12 senses continued—the life sense
Sunday, January 27, 2013
This week I want to write a little more about the life sense, as this is one of the foundational senses that children develop in the first seven years of life and as it is one that you may not be familiar with. It is also described as the sense of well-being. Children generally feel secure and comfortable within their bodies—feel at home and whole—this is due to the life sense. Whenever there is some kind of bodily disturbance, the life sense is disturbed, just as when we hear a loud, unpleasant noise, the sense of hearing is disturbed. This is true for us as adults, too, but we have a sense of ourselves in time and know that the disturbance is temporary. Therefore, as we grow older, the life sense also serves as the “biographical sense.”
In the first few weeks of life, however, we can see that the life sense is not developed. Newborns sleep a lot and often only wake up when they are uncomfortable. They certainly don’t seem to be at ease in their bodies. As she begins to wake peacefully and play with her fingers or smile at her parents, we see the life sense beginning to develop. Henning Kohler, in his book Working with Anxious, Nervous and Depressed Children says that this sense is developed by “relaxed, reverential devotion to nourishing and warming acts of bodily care; they must be done with inner participation.” It is not developed through mere physical care, but by letting children experience goodness—gentle, loving care. “For this we need an unhurried sense, patience, foresight, a capacity for inner quiet which allows for what might be called a reverential atmosphere. We cannot always achieve it, of course, but occasional success is important. Making everyday functions rhythmical is a great help if it is done consciously rather than as an empty practice.” He suggests setting aside even a half an hour in the evening to devote ourselves to this practice. He also discusses that in the young child feeling cannot be separated from metabolic processes and consciously provided rhythm can help to establish the rhythms in the organs, supporting the child in having a healthy life sense.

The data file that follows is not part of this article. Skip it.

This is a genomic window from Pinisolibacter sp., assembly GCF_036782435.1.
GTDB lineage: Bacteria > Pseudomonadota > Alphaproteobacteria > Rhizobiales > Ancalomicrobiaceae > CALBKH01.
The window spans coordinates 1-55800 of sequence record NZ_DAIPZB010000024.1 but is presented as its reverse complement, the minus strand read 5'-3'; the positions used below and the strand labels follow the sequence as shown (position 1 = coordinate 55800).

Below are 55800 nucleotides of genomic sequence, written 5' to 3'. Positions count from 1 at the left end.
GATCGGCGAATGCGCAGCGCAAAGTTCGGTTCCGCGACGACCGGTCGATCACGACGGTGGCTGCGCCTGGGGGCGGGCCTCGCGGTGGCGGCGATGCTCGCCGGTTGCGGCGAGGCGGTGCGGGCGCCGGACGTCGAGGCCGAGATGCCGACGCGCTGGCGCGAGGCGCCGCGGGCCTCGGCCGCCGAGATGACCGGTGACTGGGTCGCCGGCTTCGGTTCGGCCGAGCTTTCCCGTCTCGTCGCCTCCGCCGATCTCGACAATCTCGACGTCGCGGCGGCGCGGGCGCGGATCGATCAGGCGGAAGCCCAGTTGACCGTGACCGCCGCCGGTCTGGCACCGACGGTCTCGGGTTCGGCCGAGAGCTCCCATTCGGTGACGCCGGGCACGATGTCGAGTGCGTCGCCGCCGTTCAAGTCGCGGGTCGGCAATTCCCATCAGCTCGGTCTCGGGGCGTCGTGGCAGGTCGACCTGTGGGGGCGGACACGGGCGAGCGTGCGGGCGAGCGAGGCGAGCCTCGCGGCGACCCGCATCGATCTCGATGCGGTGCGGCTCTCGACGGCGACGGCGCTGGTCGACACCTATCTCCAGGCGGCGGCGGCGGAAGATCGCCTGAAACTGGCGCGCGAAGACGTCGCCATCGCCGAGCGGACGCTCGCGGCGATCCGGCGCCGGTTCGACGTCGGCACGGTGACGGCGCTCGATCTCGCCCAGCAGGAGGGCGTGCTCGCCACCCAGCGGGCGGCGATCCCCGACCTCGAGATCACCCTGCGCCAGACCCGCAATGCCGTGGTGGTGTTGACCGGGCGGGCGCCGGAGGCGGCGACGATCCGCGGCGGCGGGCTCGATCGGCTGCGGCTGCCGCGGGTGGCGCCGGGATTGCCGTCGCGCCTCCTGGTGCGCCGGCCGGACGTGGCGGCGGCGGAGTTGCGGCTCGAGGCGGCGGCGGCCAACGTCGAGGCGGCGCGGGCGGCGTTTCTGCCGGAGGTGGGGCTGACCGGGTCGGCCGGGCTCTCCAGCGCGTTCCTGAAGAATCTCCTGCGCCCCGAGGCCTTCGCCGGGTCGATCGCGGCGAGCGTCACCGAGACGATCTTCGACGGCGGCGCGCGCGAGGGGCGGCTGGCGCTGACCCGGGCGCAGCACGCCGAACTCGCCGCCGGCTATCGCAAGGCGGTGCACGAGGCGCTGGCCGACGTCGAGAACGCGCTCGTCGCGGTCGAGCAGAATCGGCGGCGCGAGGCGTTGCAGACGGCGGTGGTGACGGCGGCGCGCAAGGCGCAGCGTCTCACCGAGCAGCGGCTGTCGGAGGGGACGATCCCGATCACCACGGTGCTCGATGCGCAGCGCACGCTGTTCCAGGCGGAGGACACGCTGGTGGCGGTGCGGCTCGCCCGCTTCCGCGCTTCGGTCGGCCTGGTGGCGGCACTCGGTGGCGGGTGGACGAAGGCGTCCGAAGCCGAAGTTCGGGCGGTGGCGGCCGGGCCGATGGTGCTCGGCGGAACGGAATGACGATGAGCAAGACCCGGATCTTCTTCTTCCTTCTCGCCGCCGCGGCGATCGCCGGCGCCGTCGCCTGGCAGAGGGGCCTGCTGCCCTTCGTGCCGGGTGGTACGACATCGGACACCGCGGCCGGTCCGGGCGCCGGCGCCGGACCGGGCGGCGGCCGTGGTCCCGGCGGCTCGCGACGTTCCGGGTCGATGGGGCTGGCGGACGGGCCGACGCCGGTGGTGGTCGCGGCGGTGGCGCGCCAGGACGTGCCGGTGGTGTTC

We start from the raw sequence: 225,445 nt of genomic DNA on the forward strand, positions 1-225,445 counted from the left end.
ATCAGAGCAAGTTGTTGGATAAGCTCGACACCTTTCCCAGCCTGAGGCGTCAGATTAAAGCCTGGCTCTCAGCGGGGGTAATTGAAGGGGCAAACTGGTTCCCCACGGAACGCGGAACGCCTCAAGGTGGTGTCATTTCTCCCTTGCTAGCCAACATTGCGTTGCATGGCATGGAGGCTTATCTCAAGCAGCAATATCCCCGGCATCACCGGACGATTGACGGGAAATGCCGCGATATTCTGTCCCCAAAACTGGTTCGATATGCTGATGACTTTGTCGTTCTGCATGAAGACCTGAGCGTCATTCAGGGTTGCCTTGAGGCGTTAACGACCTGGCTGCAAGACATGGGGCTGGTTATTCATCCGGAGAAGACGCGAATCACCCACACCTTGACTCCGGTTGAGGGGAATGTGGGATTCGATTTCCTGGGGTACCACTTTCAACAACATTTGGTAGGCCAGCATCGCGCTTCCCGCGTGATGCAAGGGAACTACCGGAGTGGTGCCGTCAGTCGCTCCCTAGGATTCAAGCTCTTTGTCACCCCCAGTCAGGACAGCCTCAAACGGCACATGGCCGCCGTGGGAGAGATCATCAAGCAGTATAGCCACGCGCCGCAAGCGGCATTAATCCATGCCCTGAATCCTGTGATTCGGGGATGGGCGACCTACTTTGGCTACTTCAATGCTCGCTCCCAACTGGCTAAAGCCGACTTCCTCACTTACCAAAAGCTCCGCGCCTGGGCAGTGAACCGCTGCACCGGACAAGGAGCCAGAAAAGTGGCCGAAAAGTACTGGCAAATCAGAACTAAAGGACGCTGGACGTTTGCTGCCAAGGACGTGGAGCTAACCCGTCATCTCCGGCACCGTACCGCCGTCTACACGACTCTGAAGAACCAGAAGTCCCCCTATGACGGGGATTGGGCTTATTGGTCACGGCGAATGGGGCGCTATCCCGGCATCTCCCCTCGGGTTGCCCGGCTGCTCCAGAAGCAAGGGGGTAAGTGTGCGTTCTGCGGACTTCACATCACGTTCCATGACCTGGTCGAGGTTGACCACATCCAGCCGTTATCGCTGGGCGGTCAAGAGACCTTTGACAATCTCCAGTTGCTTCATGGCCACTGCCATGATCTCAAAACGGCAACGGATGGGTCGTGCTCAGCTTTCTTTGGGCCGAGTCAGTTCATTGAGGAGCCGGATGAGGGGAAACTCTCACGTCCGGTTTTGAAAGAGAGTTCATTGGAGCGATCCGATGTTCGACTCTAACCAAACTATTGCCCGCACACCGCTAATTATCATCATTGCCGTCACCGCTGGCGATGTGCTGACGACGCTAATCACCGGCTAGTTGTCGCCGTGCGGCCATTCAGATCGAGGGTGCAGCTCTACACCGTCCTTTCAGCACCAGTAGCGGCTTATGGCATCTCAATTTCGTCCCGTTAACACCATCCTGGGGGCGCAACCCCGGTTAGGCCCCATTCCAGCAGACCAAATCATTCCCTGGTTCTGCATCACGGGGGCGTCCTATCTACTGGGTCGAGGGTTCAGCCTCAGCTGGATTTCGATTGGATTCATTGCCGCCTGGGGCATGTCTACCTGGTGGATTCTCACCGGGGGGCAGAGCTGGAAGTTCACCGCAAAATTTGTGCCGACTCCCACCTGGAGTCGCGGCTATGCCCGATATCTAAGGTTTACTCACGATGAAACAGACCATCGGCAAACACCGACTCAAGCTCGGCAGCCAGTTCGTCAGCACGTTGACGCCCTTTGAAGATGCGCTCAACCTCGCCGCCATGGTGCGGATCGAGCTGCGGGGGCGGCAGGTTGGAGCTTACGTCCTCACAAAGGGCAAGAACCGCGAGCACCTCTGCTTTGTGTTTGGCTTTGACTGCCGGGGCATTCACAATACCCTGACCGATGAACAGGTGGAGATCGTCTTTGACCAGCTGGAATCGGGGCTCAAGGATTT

Nervousness and excitability can be signs of a disturbed life sense, and the adult can support the healing of this sense by developing what Kohler calls “active tolerance,” accepting the child exactly as he is. If we find ourselves unable to deal with the child’s behavior, we can picture the child before we go to sleep and ask for help. Surprising insights and changes can happen from this practice.